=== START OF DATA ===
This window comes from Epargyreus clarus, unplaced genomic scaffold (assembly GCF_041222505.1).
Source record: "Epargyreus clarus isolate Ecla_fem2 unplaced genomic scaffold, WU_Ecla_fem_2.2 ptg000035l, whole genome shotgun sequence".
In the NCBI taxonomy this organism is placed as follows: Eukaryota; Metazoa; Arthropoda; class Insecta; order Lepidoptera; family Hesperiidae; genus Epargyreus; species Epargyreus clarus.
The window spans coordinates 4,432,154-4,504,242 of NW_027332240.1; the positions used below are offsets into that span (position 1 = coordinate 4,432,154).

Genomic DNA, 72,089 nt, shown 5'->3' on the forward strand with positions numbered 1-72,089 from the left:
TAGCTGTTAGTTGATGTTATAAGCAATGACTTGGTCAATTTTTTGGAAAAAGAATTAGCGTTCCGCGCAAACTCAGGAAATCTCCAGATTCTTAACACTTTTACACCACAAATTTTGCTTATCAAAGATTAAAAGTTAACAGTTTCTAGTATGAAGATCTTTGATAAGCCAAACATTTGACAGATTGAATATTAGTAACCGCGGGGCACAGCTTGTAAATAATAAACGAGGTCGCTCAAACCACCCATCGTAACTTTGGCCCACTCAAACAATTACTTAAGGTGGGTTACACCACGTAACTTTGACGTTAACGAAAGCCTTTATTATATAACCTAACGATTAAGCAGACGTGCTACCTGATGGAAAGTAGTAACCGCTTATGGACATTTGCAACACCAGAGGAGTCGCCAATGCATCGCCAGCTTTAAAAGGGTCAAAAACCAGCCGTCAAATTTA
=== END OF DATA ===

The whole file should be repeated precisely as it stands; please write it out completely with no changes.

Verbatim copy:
This window comes from Epargyreus clarus, unplaced genomic scaffold (assembly GCF_041222505.1).
Source record: "Epargyreus clarus isolate Ecla_fem2 unplaced genomic scaffold, WU_Ecla_fem_2.2 ptg000035l, whole genome shotgun sequence".
In the NCBI taxonomy this organism is placed as follows: Eukaryota; Metazoa; Arthropoda; class Insecta; order Lepidoptera; family Hesperiidae; genus Epargyreus; species Epargyreus clarus.
The window spans coordinates 4,432,154-4,504,242 of NW_027332240.1; the positions used below are offsets into that span (position 1 = coordinate 4,432,154).

Genomic DNA, 72,089 nt, shown 5'->3' on the forward strand with positions numbered 1-72,089 from the left:
TAGCTGTTAGTTGATGTTATAAGCAATGACTTGGTCAATTTTTTGGAAAAAGAATTAGCGTTCCGCGCAAACTCAGGAAATCTCCAGATTCTTAACACTTTTACACCACAAATTTTGCTTATCAAAGATTAAAAGTTAACAGTTTCTAGTATGAAGATCTTTGATAAGCCAAACATTTGACAGATTGAATATTAGTAACCGCGGGGCACAGCTTGTAAATAATAAACGAGGTCGCTCAAACCACCCATCGTAACTTTGGCCCACTCAAACAATTACTTAAGGTGGGTTACACCACGTAACTTTGACGTTAACGAAAGCCTTTATTATATAACCTAACGATTAAGCAGACGTGCTACCTGATGGAAAGTAGTAACCGCTTATGGACATTTGCAACACCAGAGGAGTCGCCAATGCATCGCCAGCTTTAAAAGGGTCAAAAACCAGCCGTCAAATTTA